GIRLHOOD POWER


 

 

 It’s joyous and yet, at times, painful to grow up a black female child in “America”  Deborah Roberts

Roberts could have given up long ago. With a mother who worked as a maid and a father who worked as an electrical lineman for the city of Austin, Tex., she grew up trading her drawings of cars, horses, dolls and airplanes for her classmates’ fat red pencils.

“It meant nothing to them, but it was everything to me,” she said. “I did not know what an artist was. I just knew that I wanted to do this.”

Intricately composed collages, Deborah Roberts articulates a pictorial images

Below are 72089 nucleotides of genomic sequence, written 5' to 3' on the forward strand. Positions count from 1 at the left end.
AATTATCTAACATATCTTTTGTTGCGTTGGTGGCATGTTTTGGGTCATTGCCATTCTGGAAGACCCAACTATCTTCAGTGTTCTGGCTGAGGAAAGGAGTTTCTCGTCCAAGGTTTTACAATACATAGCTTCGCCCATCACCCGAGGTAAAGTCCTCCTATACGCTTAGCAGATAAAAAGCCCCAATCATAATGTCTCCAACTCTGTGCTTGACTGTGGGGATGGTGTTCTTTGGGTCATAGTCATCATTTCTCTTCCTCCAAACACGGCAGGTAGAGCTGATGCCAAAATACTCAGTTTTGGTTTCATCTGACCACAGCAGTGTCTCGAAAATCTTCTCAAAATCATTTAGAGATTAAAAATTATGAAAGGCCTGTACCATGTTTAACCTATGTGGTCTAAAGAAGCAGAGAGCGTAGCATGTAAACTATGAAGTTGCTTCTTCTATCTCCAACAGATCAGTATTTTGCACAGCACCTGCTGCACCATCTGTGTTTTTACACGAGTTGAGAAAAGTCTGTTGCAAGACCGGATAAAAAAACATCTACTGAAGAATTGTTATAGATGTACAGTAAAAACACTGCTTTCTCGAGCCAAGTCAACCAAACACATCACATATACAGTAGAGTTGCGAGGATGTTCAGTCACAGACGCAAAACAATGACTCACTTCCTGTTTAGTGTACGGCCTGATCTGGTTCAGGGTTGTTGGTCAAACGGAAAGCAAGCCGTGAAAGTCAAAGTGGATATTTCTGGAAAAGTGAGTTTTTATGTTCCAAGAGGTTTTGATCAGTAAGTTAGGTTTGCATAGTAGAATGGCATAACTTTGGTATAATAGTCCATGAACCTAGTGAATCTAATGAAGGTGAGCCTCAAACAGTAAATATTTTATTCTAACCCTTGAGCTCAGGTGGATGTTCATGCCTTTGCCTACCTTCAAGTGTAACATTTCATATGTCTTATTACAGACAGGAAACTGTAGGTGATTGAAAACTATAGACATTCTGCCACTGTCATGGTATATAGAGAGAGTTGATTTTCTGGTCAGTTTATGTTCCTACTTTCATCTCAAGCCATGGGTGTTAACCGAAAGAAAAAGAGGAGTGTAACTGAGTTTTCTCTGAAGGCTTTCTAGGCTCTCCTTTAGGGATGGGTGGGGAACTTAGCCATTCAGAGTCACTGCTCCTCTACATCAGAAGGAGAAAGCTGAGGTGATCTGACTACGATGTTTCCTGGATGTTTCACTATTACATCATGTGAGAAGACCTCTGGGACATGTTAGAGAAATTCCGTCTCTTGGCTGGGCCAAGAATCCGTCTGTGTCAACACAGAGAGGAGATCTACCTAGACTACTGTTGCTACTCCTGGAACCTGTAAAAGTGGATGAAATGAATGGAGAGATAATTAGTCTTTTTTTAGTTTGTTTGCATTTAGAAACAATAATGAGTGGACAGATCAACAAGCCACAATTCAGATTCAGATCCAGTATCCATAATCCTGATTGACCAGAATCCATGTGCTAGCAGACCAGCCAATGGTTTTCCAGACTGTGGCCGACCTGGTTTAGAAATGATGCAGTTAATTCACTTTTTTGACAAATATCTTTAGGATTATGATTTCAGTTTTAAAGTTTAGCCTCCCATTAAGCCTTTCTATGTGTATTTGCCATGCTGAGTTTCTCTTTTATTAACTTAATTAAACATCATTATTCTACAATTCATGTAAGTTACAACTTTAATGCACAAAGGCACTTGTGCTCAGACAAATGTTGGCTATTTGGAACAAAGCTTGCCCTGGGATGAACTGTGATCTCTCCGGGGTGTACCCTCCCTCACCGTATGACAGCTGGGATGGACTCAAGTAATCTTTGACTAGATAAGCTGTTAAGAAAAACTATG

of African American girlhood that emphasizes the changeable nature of identity and its potential to both empower and oppress. The Austin-based artist uses photographs, magazine clippings, and images from the internet to emphasize the implications of societal pressures and privilege that dominate popular media. Roberts’ style of collage suggests bodily fragmentation, but the composite figures at the forefront of her world also exude imagination and uncanny vitality. Roberts presents an exploded view of beauty that makes room for excluded and marginalized narratives while fighting generalized and discriminatory perceptions of black female experiences. Asked what she hoped for viewers to take away, Roberts said, “When you look at my work, you have to look at every part of the face and make something out of those fragments. That’s one of the gifts of the work—to see people differently, and not just as one being. Blackness is global.”

 

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